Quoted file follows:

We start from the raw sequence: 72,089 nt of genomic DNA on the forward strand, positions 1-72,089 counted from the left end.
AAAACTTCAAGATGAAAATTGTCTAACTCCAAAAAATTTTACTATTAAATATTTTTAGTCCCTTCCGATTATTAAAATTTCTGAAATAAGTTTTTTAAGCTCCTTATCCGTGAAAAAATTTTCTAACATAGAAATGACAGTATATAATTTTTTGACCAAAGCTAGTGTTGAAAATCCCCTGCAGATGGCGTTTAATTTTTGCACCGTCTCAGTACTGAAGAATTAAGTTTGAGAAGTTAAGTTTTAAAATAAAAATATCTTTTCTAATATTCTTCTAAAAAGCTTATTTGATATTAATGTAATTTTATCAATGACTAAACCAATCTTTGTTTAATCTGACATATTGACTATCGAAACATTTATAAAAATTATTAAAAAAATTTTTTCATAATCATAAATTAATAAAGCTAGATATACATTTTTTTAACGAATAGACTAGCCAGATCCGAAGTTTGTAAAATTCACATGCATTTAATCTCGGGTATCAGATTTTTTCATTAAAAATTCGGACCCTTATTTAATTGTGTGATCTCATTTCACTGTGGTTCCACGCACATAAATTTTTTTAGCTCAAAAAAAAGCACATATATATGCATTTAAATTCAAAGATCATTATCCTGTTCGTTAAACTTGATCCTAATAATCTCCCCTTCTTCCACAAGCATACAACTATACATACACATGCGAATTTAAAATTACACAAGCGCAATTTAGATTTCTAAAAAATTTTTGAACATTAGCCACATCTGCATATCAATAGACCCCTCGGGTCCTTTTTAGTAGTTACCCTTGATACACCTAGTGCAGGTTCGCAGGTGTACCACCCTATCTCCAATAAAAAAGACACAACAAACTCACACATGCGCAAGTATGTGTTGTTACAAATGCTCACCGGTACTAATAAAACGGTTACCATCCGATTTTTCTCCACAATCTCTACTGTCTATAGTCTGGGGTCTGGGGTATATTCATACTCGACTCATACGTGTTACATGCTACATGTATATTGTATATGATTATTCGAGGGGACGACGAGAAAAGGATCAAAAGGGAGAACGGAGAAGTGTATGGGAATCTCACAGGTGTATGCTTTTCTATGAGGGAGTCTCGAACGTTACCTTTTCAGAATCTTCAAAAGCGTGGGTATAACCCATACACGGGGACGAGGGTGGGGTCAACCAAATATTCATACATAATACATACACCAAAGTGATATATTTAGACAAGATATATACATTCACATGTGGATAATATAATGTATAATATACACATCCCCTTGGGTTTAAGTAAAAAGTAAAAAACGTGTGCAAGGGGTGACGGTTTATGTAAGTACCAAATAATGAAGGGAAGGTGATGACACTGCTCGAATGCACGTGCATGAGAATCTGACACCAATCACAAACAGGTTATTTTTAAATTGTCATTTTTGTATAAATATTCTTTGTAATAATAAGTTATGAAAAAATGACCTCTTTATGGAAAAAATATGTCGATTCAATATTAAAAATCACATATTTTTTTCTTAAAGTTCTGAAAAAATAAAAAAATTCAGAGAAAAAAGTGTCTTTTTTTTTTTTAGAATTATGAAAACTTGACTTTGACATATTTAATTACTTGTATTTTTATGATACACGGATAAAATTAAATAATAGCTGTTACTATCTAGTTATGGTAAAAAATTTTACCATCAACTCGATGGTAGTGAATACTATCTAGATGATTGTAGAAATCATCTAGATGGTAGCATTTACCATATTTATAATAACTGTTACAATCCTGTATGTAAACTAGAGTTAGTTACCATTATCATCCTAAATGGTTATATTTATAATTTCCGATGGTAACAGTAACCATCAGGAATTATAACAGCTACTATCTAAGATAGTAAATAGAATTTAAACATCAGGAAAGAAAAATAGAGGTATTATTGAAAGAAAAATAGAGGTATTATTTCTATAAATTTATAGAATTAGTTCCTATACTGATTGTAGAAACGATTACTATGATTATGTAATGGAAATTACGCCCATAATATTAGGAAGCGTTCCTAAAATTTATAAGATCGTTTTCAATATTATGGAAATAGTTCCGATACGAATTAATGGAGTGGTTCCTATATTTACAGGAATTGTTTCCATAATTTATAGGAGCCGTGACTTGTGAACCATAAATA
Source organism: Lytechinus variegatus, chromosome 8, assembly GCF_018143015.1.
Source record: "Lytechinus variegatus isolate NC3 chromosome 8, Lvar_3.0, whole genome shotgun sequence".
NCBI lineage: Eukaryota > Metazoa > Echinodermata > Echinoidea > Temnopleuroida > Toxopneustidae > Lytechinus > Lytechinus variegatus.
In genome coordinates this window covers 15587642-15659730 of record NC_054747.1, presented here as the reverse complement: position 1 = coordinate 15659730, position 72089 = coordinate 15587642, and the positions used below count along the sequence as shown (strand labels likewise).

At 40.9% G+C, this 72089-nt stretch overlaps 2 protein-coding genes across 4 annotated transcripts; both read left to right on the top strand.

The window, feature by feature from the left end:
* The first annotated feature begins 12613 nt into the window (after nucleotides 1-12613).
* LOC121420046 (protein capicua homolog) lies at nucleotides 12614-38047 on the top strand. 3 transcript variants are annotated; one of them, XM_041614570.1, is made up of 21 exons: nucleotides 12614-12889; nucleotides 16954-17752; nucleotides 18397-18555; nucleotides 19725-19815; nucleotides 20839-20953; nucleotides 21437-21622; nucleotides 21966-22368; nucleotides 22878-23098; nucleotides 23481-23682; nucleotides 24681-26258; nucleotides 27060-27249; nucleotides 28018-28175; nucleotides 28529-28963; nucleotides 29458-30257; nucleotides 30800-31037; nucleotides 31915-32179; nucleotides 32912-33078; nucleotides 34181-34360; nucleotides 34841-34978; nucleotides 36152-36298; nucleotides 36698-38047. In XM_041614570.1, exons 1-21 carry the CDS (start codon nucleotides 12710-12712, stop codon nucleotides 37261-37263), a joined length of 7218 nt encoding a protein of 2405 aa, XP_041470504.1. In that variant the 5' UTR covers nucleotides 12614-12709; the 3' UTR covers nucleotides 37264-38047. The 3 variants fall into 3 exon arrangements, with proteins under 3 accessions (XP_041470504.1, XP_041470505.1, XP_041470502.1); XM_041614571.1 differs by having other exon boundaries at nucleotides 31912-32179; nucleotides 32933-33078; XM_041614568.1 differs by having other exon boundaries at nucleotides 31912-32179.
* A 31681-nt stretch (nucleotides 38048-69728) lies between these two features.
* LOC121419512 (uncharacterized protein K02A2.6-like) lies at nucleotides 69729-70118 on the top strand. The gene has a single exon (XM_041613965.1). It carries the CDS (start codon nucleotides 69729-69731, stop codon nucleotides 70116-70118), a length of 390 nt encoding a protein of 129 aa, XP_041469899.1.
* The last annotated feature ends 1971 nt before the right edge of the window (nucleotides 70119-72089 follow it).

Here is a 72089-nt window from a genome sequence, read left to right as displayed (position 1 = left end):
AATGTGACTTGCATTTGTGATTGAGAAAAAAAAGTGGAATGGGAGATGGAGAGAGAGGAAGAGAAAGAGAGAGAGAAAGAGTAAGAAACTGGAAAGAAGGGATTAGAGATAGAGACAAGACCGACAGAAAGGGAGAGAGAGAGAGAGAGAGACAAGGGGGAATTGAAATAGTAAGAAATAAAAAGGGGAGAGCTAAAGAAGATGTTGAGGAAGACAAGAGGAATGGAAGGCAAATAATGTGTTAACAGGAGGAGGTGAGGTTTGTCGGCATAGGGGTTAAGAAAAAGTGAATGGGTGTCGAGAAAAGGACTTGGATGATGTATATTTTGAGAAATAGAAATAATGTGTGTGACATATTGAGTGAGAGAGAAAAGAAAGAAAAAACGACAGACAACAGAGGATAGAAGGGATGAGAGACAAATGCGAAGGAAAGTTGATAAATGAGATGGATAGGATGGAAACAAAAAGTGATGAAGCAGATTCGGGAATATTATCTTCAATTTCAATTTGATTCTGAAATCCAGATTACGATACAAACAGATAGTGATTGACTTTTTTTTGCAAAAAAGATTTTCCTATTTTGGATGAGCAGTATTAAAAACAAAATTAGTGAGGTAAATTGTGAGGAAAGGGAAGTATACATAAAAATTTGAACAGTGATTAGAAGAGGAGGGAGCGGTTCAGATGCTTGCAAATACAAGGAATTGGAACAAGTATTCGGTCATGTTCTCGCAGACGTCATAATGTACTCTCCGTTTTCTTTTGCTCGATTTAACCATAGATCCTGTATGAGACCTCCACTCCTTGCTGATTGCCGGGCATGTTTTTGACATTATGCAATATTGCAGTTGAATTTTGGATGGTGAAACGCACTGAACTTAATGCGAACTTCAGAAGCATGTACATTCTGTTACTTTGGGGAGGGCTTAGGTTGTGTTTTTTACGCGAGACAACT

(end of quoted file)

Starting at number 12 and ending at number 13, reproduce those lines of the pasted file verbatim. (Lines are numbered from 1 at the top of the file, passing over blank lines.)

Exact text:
* LOC121419512 (uncharacterized protein K02A2.6-like) lies at nucleotides 69729-70118 on the top strand. The gene has a single exon (XM_041613965.1). It carries the CDS (start codon nucleotides 69729-69731, stop codon nucleotides 70116-70118), a length of 390 nt encoding a protein of 129 aa, XP_041469899.1.
* The last annotated feature ends 1971 nt before the right edge of the window (nucleotides 70119-72089 follow it).